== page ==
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Is Ad-blocking Theft

Page history last edited by Paul Nicholas Santos 6 years, 7 months ago

Title of the Essay:   

     Is Ad-Blocking Theft?, Holly Richmond, October 13, 2015  


Title of the Reflection:   

     Corporate Entitlement and User Fraud 


First Impression:   

     My first impression about the article would be the issue of criminalizing the blocking of ads in the internet.  



      "And why shouldn’t you block ads? They’re ugly, distracting, and often include a tracking pixel that mines your personal data and online activity." 

Reflection Proper:   

     Ads are the lifeline of the websites. It is their main source of income. It is also the reason why we, their customers or users, are able to see or use their content for free. If we take away their lifeline, then we can expect a reply from them; which is to give out plans that will cost us, their customers or users, some money.  

On the other hand, if we let these companies go ahead with their current process of gathering user information and using it to show relevant ads and selling it to other companies would be a breach of our privacy even though it is under their terms of conditions. 

     Looking into the point-of-view of both parties, we can say that both sides made a mistake on the other.  

     In terms of the customers or users, we are crippling the lifeline of the said websites by using ad blocker. We take their content for grant simply because we can access them for free. We tend to forget that it takes time and effort to create such content and that it is what sustains the life of the content creators and their family’s life as well. Thus, it seems right for them to simply ask for fees if the ad blocker is on.  

     In terms of the content creators, they gather information about their customers and users. Although they do it legally, it looks as if it was a forced consent – a person needs to agree to their terms and conditions, which entails that they need to sacrifice their privacy, before a person will have the chance to be able to use or see their content. It is innate in every human being to be able to have their own privacy and it is bad business practice to use the online activity of other people in order to gain profit.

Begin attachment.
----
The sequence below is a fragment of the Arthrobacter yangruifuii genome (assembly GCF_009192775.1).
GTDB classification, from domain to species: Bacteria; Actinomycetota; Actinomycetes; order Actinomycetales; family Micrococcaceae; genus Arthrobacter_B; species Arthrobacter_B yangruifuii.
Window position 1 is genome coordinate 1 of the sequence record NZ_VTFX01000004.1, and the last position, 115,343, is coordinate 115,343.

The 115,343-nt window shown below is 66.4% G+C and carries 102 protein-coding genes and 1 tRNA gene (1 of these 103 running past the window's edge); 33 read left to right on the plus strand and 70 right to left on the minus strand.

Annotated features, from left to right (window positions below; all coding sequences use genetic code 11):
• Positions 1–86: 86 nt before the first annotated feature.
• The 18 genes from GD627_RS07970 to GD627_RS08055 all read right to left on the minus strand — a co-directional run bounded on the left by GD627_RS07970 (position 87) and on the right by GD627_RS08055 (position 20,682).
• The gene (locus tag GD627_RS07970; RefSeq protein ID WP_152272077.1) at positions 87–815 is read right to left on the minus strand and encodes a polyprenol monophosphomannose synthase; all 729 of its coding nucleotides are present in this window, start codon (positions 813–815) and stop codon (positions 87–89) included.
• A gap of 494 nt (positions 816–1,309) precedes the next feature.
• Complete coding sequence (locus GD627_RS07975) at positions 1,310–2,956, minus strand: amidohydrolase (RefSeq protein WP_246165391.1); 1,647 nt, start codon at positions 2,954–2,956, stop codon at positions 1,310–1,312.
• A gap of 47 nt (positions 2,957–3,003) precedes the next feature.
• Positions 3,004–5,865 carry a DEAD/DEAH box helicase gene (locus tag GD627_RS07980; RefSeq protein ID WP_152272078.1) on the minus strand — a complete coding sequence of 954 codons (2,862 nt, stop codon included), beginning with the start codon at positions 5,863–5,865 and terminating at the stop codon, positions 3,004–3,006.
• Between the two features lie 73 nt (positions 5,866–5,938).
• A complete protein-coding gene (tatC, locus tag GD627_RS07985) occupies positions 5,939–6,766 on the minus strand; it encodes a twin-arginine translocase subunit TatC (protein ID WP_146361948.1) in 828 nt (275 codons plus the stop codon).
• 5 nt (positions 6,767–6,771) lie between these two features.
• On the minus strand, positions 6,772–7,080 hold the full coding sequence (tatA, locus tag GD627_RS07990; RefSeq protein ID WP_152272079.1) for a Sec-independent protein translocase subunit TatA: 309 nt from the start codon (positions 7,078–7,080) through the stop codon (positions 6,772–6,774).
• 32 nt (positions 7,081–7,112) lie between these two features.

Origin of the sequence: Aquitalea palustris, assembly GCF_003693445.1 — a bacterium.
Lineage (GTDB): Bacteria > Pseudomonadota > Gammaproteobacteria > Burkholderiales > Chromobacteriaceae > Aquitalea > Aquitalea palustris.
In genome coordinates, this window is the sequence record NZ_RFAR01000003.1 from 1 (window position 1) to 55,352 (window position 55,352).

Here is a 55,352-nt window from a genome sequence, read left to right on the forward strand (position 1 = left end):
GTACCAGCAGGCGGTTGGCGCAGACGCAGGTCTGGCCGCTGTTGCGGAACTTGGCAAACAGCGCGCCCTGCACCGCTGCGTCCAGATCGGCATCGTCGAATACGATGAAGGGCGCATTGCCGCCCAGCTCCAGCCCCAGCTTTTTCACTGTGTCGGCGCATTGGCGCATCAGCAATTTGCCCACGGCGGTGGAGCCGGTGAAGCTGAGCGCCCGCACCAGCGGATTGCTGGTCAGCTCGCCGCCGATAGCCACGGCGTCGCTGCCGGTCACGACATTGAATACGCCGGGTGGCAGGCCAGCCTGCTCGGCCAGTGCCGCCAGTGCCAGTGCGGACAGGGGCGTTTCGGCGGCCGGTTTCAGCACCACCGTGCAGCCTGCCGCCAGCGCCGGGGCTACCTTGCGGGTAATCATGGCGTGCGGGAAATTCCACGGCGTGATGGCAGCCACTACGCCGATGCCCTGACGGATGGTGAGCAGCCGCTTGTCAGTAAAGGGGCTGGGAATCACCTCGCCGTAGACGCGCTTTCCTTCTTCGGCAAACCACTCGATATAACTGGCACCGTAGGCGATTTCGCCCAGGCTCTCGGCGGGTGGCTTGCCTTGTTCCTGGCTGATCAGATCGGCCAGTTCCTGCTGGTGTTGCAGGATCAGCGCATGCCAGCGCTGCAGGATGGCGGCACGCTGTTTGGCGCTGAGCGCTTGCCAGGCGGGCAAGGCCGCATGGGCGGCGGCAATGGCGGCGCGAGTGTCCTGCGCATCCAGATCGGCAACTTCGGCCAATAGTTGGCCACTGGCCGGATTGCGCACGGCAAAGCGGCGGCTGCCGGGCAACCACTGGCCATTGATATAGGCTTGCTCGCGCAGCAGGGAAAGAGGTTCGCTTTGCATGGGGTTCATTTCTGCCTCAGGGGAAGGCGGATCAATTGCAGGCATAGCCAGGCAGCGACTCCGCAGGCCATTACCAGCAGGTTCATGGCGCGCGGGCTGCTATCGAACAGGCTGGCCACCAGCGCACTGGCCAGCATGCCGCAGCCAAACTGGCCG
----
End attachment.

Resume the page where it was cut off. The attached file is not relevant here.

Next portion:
Looking at the possible solutions, giving the users the option to pay for no ads would be a good idea. This option goes to people who doesn’t want to see any ads while they are surfing online. This, however, won’t solve the whole problem. I think that there should be other ways in which content creators should rely on other than the subscription, donation, and ad revenue solutions. They need to diversify their way of getting income other than those three. Other ways of getting income would be sponsorships, partnerships, selling content-related products, etc…  A good example of this would be the youtuber named Linus Tech Tips since he has three ways of getting money, which are the following: subscription (both on YouTube and on their website), advertisements, and sponsorships.  

     To end this, I would like to summarize my views on the said article. First, both parties made a mistake on the other party. Second, we, as the customers or users, need to understand that ads are the lifeline of content creators. It is what keeps them going. Third, that prohibiting the use of ad blocker is not a great solution and that there is a need for content creators to diversify their modes of income other than gathering user information and showing ads.  


5 Things I’ve learned: 

  1. Ads are the lifeline of websites to make money. They use it to maintain their sites and to sustain their daily needs. 
  2. Some people block a website’s lifeblood by using ad blocker; thus, they are prohibiting the creators of the website to make money from the content that they created, which is an injustice towards them. 
  3. Companies store information about the user and use ads that are compatible with the user. They can also sell the information they got from the user to another company.  
  4. They are some people who are willing to spend money in order not to see ads while they are surfing the web. 
  5. Some companies or content creators ask for donations to sustain them. Since their main source of income, which are ads, are blocked by their viewers with the use of ad blocker, they asked these people to give donations to them if they are not willing to see ads while looking at their content. 


5 Integrative Questions:  

  1. Is there a way for us to stop companies from banning the use of ad blocker? 
  2. At the same time, is there a way for us to inform users of the effects of the use of ad blocker to companies or owners of websites? 
  3. What other ways can both sides compromise on the said situation? 
  4. Does prohibiting something really work or does it entice the person to do it more? 
  5. How can we achieve a compromise between two parties other than the given solution? 


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